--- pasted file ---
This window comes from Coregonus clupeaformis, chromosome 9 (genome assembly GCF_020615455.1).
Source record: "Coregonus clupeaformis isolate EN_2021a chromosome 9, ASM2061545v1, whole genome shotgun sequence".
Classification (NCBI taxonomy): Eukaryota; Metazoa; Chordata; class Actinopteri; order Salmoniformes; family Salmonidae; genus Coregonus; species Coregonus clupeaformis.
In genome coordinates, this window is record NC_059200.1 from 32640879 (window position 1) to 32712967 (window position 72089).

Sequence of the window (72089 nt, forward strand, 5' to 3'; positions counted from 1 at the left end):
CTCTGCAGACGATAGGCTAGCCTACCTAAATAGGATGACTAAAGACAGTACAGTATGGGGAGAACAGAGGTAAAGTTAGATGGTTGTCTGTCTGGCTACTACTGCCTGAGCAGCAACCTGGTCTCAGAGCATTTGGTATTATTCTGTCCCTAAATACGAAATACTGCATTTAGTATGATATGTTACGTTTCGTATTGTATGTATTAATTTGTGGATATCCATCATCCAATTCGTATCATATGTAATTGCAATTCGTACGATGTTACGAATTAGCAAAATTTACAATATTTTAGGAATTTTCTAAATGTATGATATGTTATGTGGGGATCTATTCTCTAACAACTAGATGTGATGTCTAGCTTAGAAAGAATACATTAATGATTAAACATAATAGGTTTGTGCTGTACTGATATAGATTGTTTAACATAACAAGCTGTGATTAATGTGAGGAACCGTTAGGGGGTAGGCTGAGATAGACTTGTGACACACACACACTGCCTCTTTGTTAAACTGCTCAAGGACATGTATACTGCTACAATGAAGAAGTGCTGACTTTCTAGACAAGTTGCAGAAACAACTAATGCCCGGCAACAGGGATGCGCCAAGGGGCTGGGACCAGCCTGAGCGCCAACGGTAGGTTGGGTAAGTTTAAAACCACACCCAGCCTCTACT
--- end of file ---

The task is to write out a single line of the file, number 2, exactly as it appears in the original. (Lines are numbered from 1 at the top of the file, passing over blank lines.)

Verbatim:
Source record: "Coregonus clupeaformis isolate EN_2021a chromosome 9, ASM2061545v1, whole genome shotgun sequence".